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Trump Cliffhanger ⋆ Epeak . Independent news and blogs


If President Donald Trump pulls out of the Paris climate accord today, the decision will put him at odds with an array of global stakeholders, including two he doesn’t like to upset: CEOs and his own daughter.

Corporate titans like Apple’s Tim Cook and Dow Chemical’s Andrew Liveris are pressuring him to stay in despite signs that he’s leaning toward an exit. Tesla CEO Elon Musk said he’d quit a White House advisory council if Trump bolts. Ivanka Trump has also been lobbying him.

So why disappoint? Trump says it’s all about jobs and his firm belief that his voters will get hurt the most by staying in. Multi-nation accords also run counter to his dealmaker’s DNA, because who can get the upper hand — or put America first — against 190 other countries?

Trump has a history of U-turns — just think of NAFTA — and often changes his mind repeatedly before big decisions. And while it might be too late for Angela Merkel to sway him, Paris advocates should hope the last two people he talks to are supporters of the accord. If Ivanka and Secretary of State Rex Tillerson catch him on the way to the podium, it might not be too late.

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President Donald Trump waits to greet Vietnam’s prime minister at the West Wing of the White House in Washington on May 31, 2017.

Photographer: T.J. Kirkpatrick/Bloomberg

Global Headlines

China and the EU line up against Trump | In the latest sign of how Trump’s policies are redrawing global alliances, Chinese Prime Minister Li Keqiang said his country will stick to its climate pledges and won’t “stand alone.” China and the EU are using talks in Brussels today to present a united defense of free trade and the climate pact. A draft seen by Bloomberg says clean energy will “become a main pillar of their bilateral partnership.”

U.K. poll pendulum | A day after a shock YouGov projection showed Prime Minister Theresa May’s majority wiped out, Bloomberg spoke to six top polling companies about where the Conservatives stood a week before the vote. Their message to markets: May is on track to increase her parliamentary majority, with five of the pollsters seeing a majority of at least 40, enough to appease traders on edge.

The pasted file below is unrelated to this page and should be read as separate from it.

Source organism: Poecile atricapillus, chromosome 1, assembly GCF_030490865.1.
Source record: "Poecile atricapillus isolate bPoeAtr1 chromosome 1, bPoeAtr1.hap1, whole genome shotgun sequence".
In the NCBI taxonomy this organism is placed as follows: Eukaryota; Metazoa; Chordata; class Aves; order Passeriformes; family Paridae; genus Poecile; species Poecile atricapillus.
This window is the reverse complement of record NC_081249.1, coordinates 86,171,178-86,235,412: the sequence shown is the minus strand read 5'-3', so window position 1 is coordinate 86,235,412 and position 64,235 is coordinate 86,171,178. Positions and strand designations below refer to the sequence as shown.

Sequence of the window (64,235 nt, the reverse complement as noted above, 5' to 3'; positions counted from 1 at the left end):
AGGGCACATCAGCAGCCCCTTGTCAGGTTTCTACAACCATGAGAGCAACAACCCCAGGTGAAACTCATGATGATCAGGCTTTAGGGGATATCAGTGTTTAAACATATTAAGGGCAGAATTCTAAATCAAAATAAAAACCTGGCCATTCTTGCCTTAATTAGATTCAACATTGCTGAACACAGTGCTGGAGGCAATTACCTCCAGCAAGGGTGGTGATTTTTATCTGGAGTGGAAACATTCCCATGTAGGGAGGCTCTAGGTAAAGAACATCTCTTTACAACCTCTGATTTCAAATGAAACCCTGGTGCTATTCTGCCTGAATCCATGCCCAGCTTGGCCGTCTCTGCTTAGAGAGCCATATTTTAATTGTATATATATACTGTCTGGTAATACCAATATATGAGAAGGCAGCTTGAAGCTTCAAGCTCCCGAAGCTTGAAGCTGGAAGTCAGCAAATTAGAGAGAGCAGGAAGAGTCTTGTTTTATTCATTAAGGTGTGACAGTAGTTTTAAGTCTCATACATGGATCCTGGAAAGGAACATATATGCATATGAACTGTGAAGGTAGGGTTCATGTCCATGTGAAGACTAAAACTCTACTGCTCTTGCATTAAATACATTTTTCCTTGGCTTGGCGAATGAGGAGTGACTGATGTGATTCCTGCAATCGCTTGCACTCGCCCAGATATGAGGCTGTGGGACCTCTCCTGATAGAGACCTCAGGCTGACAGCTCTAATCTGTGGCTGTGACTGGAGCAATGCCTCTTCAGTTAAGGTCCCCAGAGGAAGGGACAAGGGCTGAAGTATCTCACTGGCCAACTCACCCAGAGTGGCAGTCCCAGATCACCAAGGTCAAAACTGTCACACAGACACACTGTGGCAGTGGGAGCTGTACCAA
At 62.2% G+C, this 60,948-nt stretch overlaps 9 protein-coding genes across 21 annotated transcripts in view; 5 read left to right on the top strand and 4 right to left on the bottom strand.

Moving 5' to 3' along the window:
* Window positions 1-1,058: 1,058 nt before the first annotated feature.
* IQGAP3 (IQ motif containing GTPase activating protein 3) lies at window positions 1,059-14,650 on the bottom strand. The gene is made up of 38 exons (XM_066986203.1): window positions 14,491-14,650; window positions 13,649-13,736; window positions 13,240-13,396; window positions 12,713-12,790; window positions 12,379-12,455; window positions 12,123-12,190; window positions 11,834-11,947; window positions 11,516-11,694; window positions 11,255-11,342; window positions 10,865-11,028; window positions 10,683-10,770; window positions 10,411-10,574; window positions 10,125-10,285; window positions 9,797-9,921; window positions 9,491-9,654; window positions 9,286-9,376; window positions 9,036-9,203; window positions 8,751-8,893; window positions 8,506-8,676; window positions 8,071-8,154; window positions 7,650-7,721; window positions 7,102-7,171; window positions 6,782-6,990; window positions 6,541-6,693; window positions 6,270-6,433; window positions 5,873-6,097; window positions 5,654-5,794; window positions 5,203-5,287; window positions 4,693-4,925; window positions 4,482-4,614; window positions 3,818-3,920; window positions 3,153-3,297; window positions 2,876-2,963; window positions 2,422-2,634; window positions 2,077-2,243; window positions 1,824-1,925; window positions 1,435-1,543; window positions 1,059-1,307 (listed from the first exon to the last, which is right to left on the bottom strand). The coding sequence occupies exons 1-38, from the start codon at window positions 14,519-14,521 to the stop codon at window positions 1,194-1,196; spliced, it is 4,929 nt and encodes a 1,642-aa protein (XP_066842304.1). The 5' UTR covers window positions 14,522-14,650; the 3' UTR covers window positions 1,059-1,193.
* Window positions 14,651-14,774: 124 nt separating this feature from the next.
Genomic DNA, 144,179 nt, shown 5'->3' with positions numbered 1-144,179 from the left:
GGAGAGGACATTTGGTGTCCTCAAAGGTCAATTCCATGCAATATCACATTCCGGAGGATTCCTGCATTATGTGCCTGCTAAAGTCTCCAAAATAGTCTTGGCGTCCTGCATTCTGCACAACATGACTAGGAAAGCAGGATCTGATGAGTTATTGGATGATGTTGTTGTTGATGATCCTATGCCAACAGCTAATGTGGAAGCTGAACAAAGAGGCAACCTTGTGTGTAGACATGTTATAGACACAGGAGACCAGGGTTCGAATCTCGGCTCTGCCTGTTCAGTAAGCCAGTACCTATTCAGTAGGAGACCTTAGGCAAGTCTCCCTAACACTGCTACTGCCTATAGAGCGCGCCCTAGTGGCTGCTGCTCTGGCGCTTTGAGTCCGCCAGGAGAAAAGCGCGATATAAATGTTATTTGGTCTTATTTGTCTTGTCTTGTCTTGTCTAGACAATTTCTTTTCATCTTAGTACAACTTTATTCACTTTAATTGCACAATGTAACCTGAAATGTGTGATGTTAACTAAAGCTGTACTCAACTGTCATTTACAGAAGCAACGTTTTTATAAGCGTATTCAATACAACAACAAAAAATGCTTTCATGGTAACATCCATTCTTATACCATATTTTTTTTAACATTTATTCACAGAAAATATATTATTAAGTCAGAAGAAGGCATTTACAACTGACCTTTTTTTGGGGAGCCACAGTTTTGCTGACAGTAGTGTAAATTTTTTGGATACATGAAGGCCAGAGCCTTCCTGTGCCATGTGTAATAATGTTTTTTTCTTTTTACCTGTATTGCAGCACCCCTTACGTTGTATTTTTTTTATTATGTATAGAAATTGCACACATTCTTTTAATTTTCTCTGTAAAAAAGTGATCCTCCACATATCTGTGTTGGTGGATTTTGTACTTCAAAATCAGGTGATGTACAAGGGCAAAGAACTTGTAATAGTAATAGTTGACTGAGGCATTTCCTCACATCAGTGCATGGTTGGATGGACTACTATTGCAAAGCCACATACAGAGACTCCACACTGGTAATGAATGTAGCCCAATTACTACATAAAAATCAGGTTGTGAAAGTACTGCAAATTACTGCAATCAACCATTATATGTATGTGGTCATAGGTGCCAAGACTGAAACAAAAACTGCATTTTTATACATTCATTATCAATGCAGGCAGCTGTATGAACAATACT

Turnbull wants China to step up | Australian Prime Minister Malcolm Turnbull called on Beijing to bring its influence to bear on Kim Jong Un’s North Korea. “China has the greatest leverage over North Korea, and with the greatest leverage comes the greatest responsibility,” Turnbull told Bloomberg in a preview of his keynote speech Friday at the Shangri-La security forum in Singapore.

A less violent world | The U.S. declined the most in an annual study of global peace, dropping 11 places to 114 in the index published by The Institute of Economics and Peace. Political turbulence and deteriorating press freedom were among the reasons cited for the drop. Despite wars in Yemen and Syria, and upheavals in Brazil and Venezuela, the world as a whole became more peaceful in 2016, with 93 countries showing improvements.

India’s tax chaos | With 1.3 billion people and 22 official languages, India faces a complex web of challenges as it rolls out a new national sales tax on July 1. Bibhudatta Pradhan takes a look at some of the potential pitfalls for the system that will process as many as 3.5 billion invoices each month.

Trump’s Pennsylvania wizard | After masterminding Trump’s crucial election win in Pennsylvania, David Urban has emerged as one of Washington’s most influential lobbyists, Ben Brody writes today. Urban’s firm, American Continental Group, has registered 18 new clients this year — six times as many as a year ago — bringing in at least $550,000 in the first three months of 2017.

And finally… Ship by ship, China is assembling a modern navy capable of projecting force far from home, with the country estimated to overtake the U.S. in some warship classes by 2030, according to the Center for a New America Security. How to respond will be on the minds of defense officials and top brass crowding into Singapore’s Shangri-La Hotel tomorrow for Asia’s most high-profile security conference.

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Landing ships of the China’s South Sea Fleet drill in mid-February, 2017

Photographer: Gu Yagen/CNSPHOTO/VCG

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